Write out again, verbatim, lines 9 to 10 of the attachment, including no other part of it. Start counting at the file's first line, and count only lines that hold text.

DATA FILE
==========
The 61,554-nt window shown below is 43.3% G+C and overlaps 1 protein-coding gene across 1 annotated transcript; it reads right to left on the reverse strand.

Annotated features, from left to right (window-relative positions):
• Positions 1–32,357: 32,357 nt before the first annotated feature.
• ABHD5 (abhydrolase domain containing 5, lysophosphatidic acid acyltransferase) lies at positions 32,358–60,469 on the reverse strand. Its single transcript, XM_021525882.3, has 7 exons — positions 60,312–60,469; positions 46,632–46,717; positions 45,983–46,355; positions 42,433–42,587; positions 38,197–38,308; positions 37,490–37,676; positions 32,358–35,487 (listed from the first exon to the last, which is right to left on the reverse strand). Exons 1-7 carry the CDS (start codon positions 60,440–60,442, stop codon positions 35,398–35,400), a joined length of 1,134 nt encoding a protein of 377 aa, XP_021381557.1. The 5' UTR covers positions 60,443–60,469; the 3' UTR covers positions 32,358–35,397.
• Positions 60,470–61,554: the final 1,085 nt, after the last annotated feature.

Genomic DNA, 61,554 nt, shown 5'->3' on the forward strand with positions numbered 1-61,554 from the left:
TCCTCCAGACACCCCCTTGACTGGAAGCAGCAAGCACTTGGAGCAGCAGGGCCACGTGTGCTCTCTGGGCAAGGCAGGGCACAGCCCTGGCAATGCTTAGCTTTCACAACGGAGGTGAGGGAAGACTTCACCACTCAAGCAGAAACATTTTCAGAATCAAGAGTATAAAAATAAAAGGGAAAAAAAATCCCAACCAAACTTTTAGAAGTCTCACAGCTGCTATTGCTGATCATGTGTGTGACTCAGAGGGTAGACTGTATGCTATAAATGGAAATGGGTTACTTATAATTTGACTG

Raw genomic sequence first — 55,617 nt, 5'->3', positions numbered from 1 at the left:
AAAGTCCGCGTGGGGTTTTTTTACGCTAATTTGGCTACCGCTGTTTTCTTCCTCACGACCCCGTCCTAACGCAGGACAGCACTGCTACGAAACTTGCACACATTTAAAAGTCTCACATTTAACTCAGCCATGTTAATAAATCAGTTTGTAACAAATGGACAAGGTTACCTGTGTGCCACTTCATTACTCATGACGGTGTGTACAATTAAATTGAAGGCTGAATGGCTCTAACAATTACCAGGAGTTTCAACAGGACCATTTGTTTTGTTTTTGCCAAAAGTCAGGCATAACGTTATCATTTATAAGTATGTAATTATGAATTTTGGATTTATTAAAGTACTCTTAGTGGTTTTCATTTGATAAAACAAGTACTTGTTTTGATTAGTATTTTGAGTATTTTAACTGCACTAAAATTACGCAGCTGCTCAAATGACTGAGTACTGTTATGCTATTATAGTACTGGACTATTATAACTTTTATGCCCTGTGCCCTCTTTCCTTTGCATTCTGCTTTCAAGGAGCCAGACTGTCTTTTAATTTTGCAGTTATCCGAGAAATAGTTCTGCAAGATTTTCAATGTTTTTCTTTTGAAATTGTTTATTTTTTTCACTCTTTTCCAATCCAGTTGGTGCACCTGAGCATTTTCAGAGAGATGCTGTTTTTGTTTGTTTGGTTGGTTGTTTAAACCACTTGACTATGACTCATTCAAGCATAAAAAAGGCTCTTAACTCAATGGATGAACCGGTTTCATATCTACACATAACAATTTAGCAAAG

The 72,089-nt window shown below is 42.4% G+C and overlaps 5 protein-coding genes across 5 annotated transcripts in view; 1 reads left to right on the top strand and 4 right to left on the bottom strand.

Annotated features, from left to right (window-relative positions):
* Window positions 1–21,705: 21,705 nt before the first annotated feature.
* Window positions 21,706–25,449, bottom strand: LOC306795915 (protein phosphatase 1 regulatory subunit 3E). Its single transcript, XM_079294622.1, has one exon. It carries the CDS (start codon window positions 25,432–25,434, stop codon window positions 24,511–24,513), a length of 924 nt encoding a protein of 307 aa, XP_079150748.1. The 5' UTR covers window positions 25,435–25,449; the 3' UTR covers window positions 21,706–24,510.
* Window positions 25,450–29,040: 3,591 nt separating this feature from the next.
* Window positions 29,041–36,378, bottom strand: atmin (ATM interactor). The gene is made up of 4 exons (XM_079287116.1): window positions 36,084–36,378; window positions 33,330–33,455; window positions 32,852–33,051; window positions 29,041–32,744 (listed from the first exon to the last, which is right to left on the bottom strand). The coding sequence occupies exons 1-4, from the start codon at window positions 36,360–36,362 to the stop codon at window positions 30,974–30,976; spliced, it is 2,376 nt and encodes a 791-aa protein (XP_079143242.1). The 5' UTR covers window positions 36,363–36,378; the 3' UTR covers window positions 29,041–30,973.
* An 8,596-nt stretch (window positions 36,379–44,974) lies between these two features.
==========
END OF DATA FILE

AAAGTCCGCGTGGGGTTTTTTTACGCTAATTTGGCTACCGCTGTTTTCTTCCTCACGACCCCGTCCTAACGCAGGACAGCACTGCTACGAAACTTGCACACATTTAAAAGTCTCACATTTAACTCAGCCATGTTAATAAATCAGTTTGTAACAAATGGACAAGGTTACCTGTGTGCCACTTCATTACTCATGACGGTGTGTACAATTAAATTGAAGGCTGAATGGCTCTAACAATTACCAGGAGTTTCAACAGGACCATTTGTTTTGTTTTTGCCAAAAGTCAGGCATAACGTTATCATTTATAAGTATGTAATTATGAATTTTGGATTTATTAAAGTACTCTTAGTGGTTTTCATTTGATAAAACAAGTACTTGTTTTGATTAGTATTTTGAGTATTTTAACTGCACTAAAATTACGCAGCTGCTCAAATGACTGAGTACTGTTATGCTATTATAGTACTGGACTATTATAACTTTTATGCCCTGTGCCCTCTTTCCTTTGCATTCTGCTTTCAAGGAGCCAGACTGTCTTTTAATTTTGCAGTTATCCGAGAAATAGTTCTGCAAGATTTTCAATGTTTTTCTTTTGAAATTGTTTATTTTTTTCACTCTTTTCCAATCCAGTTGGTGCACCTGAGCATTTTCAGAGAGATGCTGTTTTTGTTTGTTTGGTTGGTTGTTTAAACCACTTGACTATGACTCATTCAAGCATAAAAAAGGCTCTTAACTCAATGGATGAACCGGTTTCATATCTACACATAACAATTTAGCAAAG

The 72,089-nt window shown below is 42.4% G+C and overlaps 5 protein-coding genes across 5 annotated transcripts in view; 1 reads left to right on the top strand and 4 right to left on the bottom strand.